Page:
Vacancy (film)

From Wikipedia, the free encyclopedia
Jump to: navigation, search
Theatrical release poster
Directed by Nimród Antal
Produced by Hal Lieberman
Written by Mark L. Smith
Starring Kate Beckinsale
Luke Wilson
Frank Whaley
Ethan Embry
Music by Paul Haslinger
Cinematography Andrzej Sekuła
Edited by Armen Minasian
Hal Lieberman Company
Distributed by Screen Gems
Release dates
  • April 20, 2007 (2007-04-20)
Running time
85 minutes
Country  United States
Language English
Budget $19 million
Box office $35,300,645

Vacancy is a 2007 American horror film directed by Nimród Antal and starring Kate Beckinsale and Luke Wilson. It was distributed by Screen Gems and was released on April 20, 2007.

Early in the film's development, it was thought that Sarah Jessica Parker was going to be in the film. A September 2006 article in The Hollywood Reporter announced that Kate Beckinsale had signed on to replace Parker.[1]


On their way home from a family party, married couple David (Luke Wilson) and Amy Fox, (Kate Beckinsale) who are planning to divorce after their young son Charlie accidentally died, take a wrong turn on a remote mountain road. When their car breaks down, they discover they are lost in the middle of nowhere with no cell phone reception, and decide to start walking back to The Pinewood Motel where they had earlier consulted with a mechanic about noises with the car. The couple arrive at the motel where there are no other cars parked. At the counter desk, they couple hear piercing screams coming from the back room which makes Amy reluctant to stay. The motel manager, Mason (Frank Whaley) then appears and explains that the noises are coming from the television. The couple then book a room for the night.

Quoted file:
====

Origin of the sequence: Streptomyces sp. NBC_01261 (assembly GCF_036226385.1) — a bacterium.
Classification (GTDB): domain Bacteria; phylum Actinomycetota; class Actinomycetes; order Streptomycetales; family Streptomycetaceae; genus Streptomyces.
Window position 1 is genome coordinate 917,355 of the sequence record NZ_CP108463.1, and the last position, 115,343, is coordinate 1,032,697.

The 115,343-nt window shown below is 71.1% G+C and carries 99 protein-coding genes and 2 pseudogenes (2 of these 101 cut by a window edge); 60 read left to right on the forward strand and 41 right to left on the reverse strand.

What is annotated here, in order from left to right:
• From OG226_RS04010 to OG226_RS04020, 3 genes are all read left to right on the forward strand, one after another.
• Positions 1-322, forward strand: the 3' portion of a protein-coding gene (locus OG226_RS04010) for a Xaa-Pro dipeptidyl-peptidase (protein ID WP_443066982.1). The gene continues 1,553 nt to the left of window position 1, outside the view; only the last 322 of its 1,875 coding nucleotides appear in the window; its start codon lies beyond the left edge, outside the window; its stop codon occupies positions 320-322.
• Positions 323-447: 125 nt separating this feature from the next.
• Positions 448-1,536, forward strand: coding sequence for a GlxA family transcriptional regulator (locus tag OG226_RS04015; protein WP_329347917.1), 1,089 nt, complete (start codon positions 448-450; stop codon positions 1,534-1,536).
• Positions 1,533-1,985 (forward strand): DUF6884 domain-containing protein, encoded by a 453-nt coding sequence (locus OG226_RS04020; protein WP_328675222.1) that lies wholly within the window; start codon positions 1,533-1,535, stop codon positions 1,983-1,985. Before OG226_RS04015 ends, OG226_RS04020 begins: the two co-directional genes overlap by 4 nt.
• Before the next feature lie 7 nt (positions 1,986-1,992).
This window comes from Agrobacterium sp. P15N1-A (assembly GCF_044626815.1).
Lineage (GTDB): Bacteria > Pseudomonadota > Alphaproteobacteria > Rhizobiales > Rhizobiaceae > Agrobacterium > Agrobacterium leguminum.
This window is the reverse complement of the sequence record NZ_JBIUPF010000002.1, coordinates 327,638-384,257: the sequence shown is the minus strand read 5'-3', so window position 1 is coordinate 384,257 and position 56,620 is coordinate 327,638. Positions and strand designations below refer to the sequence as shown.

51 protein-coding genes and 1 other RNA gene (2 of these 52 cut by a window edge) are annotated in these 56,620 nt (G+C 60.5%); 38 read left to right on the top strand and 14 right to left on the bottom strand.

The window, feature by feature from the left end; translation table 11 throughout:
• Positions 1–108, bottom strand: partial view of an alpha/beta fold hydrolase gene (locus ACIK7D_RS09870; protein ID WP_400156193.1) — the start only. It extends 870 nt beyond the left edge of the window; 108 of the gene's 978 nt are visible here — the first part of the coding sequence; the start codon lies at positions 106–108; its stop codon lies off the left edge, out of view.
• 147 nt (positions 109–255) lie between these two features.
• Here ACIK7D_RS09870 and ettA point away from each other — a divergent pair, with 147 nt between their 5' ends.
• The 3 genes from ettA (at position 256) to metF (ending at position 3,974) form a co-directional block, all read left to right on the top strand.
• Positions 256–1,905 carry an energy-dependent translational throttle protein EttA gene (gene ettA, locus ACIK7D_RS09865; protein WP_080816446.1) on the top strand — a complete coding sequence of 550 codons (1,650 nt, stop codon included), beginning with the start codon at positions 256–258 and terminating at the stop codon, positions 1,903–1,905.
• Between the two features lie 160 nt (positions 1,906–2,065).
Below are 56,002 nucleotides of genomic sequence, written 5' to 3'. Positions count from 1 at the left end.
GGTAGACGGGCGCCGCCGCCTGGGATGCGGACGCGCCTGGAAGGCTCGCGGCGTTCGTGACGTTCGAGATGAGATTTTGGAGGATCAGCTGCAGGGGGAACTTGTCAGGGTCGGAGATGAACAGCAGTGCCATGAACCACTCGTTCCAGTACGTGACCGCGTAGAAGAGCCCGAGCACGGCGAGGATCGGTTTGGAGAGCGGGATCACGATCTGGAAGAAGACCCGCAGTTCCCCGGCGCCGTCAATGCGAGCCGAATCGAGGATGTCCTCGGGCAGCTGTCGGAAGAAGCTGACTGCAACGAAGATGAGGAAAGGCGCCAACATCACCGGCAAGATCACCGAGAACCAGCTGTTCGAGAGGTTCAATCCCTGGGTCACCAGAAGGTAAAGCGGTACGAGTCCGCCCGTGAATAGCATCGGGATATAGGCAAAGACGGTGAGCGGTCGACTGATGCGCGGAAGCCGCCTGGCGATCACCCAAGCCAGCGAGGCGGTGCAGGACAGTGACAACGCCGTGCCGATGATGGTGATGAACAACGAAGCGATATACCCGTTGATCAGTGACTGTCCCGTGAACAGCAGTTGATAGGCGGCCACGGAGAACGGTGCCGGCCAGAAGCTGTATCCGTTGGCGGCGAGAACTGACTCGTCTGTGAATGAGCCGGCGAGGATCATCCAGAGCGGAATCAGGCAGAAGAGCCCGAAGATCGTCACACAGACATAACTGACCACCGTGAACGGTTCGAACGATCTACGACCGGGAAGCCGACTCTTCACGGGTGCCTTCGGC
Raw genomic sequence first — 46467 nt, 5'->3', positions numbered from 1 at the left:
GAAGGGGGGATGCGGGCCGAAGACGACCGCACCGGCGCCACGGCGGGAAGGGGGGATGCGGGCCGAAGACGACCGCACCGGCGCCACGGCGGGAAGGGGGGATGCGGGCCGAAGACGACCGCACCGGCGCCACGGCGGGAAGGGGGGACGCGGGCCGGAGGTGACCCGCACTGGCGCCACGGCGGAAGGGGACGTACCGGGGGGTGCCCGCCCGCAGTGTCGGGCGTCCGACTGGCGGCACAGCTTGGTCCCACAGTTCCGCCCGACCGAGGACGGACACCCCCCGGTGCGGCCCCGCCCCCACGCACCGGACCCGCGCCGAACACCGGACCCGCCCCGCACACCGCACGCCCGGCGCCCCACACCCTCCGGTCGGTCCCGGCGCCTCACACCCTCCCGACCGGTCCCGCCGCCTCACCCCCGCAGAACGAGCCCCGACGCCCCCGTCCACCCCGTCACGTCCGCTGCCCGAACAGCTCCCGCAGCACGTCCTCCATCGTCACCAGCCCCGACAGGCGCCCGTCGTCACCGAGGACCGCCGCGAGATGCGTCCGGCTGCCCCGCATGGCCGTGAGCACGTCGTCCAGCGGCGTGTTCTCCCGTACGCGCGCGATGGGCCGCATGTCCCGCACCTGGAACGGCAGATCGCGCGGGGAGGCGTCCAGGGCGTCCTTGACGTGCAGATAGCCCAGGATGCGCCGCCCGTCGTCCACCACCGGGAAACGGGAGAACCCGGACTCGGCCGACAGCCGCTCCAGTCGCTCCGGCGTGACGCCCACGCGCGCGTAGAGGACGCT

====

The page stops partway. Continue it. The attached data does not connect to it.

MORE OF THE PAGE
While in their room, the couple hear loud and insistent banging occurs on their door and from the door to the adjacent room and receive anonymous phone calls, despite being told by Mason they are the only people staying there. David then notifies Mason about the situation and Mason says he'll take care of it. Back in the room, a bored David takes a peek at the video tapes left on top of the television. At first, they appear to be horror movies, but eventually after careful observation, the couple realizes they are snuff films made in the very room in which they are staying. David searches the room, finding cameras hidden in various spots and concludes they are being watched by Mason from the office.

The couple find Amy's apple that she was eating and left in the car in the bathroom, therefore realizing somebody must have put it there and had been in the bathroom while inside the couple were in the motel room. They attempt flee from the room and head for the woodland, but two men dressed in blue and wearing masks stop them, and they return to their room and lock the door. David then makes a run to the motel's payphone booth. He dials 911 only to realize that Mason has diverted all calls to the office and he answers. David escapes the booth just before the two men in a car crashes into it and chases him back to the motel.